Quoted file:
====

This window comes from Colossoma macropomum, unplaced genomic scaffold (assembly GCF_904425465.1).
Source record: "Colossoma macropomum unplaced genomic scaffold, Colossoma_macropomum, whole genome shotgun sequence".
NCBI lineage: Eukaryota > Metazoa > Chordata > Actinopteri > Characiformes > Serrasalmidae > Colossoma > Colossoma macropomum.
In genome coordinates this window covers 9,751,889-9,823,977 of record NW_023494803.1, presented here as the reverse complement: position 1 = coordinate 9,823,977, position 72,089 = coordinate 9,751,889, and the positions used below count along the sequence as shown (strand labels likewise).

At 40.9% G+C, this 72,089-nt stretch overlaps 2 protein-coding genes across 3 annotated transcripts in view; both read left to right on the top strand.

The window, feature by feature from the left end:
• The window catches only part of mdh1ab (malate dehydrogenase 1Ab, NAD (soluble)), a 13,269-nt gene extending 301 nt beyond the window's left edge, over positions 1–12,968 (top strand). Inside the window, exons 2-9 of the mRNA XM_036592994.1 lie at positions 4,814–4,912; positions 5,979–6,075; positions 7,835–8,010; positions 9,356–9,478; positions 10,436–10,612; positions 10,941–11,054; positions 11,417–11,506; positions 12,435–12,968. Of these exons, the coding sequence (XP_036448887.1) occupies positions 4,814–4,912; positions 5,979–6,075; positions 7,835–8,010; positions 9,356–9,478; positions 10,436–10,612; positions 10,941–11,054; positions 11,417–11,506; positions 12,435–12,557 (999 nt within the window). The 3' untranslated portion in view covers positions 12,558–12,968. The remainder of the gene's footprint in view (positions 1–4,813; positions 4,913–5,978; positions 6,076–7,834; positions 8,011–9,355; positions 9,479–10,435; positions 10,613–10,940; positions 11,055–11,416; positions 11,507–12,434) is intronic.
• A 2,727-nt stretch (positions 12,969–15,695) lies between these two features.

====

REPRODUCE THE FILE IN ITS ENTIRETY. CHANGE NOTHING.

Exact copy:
This window comes from Colossoma macropomum, unplaced genomic scaffold (assembly GCF_904425465.1).
Source record: "Colossoma macropomum unplaced genomic scaffold, Colossoma_macropomum, whole genome shotgun sequence".
NCBI lineage: Eukaryota > Metazoa > Chordata > Actinopteri > Characiformes > Serrasalmidae > Colossoma > Colossoma macropomum.
In genome coordinates this window covers 9,751,889-9,823,977 of record NW_023494803.1, presented here as the reverse complement: position 1 = coordinate 9,823,977, position 72,089 = coordinate 9,751,889, and the positions used below count along the sequence as shown (strand labels likewise).

At 40.9% G+C, this 72,089-nt stretch overlaps 2 protein-coding genes across 3 annotated transcripts in view; both read left to right on the top strand.

The window, feature by feature from the left end:
• The window catches only part of mdh1ab (malate dehydrogenase 1Ab, NAD (soluble)), a 13,269-nt gene extending 301 nt beyond the window's left edge, over positions 1–12,968 (top strand). Inside the window, exons 2-9 of the mRNA XM_036592994.1 lie at positions 4,814–4,912; positions 5,979–6,075; positions 7,835–8,010; positions 9,356–9,478; positions 10,436–10,612; positions 10,941–11,054; positions 11,417–11,506; positions 12,435–12,968. Of these exons, the coding sequence (XP_036448887.1) occupies positions 4,814–4,912; positions 5,979–6,075; positions 7,835–8,010; positions 9,356–9,478; positions 10,436–10,612; positions 10,941–11,054; positions 11,417–11,506; positions 12,435–12,557 (999 nt within the window). The 3' untranslated portion in view covers positions 12,558–12,968. The remainder of the gene's footprint in view (positions 1–4,813; positions 4,913–5,978; positions 6,076–7,834; positions 8,011–9,355; positions 9,479–10,435; positions 10,613–10,940; positions 11,055–11,416; positions 11,507–12,434) is intronic.
• A 2,727-nt stretch (positions 12,969–15,695) lies between these two features.